In 2015, Brandel was invited to apply to an accelerator program for media entrepreneurs based in San Francisco. “I had the hard decision of: keep going with my absolute dream job at WBEZ … or take a risk and see if I can turn this into a business and help more newsrooms do it,” she recalled.
Brandel chose the latter. She went to California and brought the platform she’d developed for Curious City, which remains the backbone of Hearken’s submission form today: a widget that allows people to easily submit questions on a web browser and a backend system that keeps those submissions organized. Google Forms weren’t going to cut it for a show based entirely on listener-submitted questions; she offered a simple way for newsrooms to do that at scale.
The project got accepted, which helped Brandel receive seed funding and an introduction to the business world, and Hearken was born. Many of its early adopters were, unsurprisingly, other public media stations: KQED and KPCC are two that continue to use Hearken as part of their engaged journalism efforts. (Southern California Public Radio’s VP of community engagement, Ashley Alvarado, is a leading voice on engaged journalism.)
Expanding beyond the ‘public radio listener’ (2015-2019)
As Brandel expanded Hearken, Curious City continued to build upon the model she developed in its early years. However, in 2015, then-Curious City editor Shawn Allee said he noticed a pattern: Many of the people submitting questions were already highly engaged WBEZ members, often from the same neighborhoods.
“The plus is that it got the ball rolling with questions that other people could look to as examples, but the downside is that it pigeonholed the show into a certain type of question and question-asker who was a public radio listener,” he said.
Allee embarked on a quest to revamp Curious City’s outreach strategy to better reflect all of Chicago and the region. He sifted through more than four years’ worth of Curious City questions to understand who the show wasn’t hearing from. He found that the ZIP codes with the least number of question-askers were primarily Black and Latino neighborhoods on Chicago’s South and West sides, as well as suburbs like Cicero, Aurora, Waukegan, and the Northwest Indiana area.
Over the course of 2016, Allee and the team tried various approaches to gather questions from these communities including on-the-ground outreach, question drop-boxes, partnerships with community organizations and social media marketing. Andrea Wenzel closely followed these efforts and documented her insights in this 2017 report for CJR as well as in her book Community-Centered Journalism.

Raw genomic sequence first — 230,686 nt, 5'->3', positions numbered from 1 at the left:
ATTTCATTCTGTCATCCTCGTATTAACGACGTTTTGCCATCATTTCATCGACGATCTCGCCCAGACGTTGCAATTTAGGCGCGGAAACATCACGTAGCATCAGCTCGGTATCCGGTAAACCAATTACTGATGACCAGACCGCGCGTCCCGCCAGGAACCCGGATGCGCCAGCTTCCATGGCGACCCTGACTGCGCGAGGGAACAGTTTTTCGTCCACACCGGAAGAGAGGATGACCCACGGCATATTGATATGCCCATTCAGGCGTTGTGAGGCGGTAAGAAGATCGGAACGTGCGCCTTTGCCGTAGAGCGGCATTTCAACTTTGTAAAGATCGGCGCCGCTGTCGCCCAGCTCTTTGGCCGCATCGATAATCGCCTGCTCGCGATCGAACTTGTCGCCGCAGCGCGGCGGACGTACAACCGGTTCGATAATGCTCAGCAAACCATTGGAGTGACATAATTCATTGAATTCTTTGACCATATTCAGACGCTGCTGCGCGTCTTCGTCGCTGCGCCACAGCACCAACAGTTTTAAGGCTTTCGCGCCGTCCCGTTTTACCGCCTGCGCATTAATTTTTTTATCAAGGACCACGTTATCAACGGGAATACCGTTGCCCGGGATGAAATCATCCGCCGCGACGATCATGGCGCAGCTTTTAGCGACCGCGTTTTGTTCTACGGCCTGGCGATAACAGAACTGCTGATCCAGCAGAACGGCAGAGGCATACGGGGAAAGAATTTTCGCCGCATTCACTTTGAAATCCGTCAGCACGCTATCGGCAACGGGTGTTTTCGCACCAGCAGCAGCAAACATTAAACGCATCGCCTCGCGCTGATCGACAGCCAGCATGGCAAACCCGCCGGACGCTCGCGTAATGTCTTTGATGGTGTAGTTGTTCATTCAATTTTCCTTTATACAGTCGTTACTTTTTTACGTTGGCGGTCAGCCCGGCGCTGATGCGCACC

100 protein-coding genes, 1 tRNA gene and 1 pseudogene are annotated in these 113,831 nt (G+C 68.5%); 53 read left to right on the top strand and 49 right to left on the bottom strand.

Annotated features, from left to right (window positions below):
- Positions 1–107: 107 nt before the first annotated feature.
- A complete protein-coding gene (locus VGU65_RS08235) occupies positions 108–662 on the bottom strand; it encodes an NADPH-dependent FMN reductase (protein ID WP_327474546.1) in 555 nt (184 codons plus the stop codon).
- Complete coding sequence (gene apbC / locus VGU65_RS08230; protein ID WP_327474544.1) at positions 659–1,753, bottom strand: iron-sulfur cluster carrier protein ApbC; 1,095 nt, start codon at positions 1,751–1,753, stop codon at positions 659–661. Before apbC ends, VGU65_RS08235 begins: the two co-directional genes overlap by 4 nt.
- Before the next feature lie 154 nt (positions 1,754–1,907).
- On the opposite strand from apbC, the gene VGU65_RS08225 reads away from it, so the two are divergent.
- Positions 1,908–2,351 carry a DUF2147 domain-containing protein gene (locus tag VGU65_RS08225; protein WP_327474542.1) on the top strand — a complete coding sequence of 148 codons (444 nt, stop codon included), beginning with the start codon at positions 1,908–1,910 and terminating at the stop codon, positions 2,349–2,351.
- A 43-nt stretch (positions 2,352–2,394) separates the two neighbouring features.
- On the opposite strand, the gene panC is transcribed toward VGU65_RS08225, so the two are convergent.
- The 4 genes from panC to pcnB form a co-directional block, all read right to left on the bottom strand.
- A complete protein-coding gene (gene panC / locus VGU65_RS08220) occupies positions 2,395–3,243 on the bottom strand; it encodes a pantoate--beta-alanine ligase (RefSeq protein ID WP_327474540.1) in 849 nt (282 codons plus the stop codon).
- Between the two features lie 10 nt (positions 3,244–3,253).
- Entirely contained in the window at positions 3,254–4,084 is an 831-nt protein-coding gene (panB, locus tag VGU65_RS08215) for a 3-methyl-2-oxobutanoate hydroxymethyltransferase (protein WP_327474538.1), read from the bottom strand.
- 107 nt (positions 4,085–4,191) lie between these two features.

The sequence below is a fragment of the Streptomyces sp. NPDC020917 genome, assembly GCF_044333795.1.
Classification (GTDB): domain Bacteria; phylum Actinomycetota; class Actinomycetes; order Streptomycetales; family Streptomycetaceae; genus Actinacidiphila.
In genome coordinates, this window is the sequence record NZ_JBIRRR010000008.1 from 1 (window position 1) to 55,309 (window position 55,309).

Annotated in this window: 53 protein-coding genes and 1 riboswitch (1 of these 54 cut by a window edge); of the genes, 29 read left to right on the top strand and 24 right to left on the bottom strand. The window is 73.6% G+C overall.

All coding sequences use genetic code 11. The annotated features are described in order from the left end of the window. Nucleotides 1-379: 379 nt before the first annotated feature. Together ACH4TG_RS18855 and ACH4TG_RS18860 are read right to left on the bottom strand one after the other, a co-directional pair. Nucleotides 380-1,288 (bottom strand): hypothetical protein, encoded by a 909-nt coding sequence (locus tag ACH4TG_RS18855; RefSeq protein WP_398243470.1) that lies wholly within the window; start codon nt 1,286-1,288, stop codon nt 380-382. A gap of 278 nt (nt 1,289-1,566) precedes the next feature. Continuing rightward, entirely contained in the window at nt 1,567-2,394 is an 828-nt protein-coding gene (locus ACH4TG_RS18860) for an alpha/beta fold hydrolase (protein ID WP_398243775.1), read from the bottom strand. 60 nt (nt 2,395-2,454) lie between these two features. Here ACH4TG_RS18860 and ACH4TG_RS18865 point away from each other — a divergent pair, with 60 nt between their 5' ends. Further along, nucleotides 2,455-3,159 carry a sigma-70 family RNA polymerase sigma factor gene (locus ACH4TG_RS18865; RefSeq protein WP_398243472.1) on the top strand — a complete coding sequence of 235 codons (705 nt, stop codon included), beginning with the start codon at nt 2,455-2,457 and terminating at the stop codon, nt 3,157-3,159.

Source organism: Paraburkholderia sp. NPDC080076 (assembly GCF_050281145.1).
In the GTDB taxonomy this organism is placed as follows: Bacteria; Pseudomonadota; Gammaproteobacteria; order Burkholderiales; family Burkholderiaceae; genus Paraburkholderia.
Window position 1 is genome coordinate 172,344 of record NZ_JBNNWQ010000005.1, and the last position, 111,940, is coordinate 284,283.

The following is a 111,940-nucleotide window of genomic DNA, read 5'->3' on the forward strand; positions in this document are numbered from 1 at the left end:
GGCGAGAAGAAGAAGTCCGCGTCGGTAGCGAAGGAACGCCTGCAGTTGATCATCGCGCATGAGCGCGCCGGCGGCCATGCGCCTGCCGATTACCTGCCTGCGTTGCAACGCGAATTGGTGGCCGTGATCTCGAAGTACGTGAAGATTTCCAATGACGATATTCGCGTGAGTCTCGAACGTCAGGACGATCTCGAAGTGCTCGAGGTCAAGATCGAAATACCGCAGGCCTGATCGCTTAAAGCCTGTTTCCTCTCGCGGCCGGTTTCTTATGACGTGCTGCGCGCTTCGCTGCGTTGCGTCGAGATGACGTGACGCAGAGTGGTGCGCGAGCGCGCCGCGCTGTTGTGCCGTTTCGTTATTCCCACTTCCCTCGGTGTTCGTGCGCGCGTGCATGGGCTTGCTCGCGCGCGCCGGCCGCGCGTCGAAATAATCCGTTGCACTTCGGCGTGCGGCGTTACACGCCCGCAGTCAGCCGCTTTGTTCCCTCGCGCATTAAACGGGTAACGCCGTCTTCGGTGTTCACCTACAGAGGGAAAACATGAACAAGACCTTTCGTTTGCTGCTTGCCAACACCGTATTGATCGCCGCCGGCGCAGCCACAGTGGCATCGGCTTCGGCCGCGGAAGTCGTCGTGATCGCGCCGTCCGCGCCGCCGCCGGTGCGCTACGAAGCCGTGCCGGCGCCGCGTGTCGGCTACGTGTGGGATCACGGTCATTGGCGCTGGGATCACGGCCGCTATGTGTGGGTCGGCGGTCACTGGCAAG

Changing the show’s outreach strategy had an immediate impact. Around a third of all questions from 2016 came from the question-gathering project. Some of the resulting stories include ones about the impacts of pollution in East Chicago, whether the profits from the Illinois lottery actually fund education and why South Side neighborhoods have fewer public murals than North Side neighborhoods. These outreach efforts also led to a live event at the Cicero Public Library about why Chicago has so many rats, where the original question was submitted.
Between 2017 and 2019, the team tried several other ways of bringing stories back to their sources — something Allee said was a persistent challenge for them. In 2017, a question about whether Arab and African American Muslims worship at the same mosques inspired a panel event in partnership with the American Islamic College (AIC) that dove deeper into the roots of division within the community. There was so much audience interest and participation at the panel event that Curious City and AIC partnered the following year to co-host an interactive workshop on building stronger interracial relationships in Chicago’s Muslim community.The Curious City team continued to hold live events aimed at bringing together Chicagoans from different backgrounds — including a dance event in Millennium Park in 2019.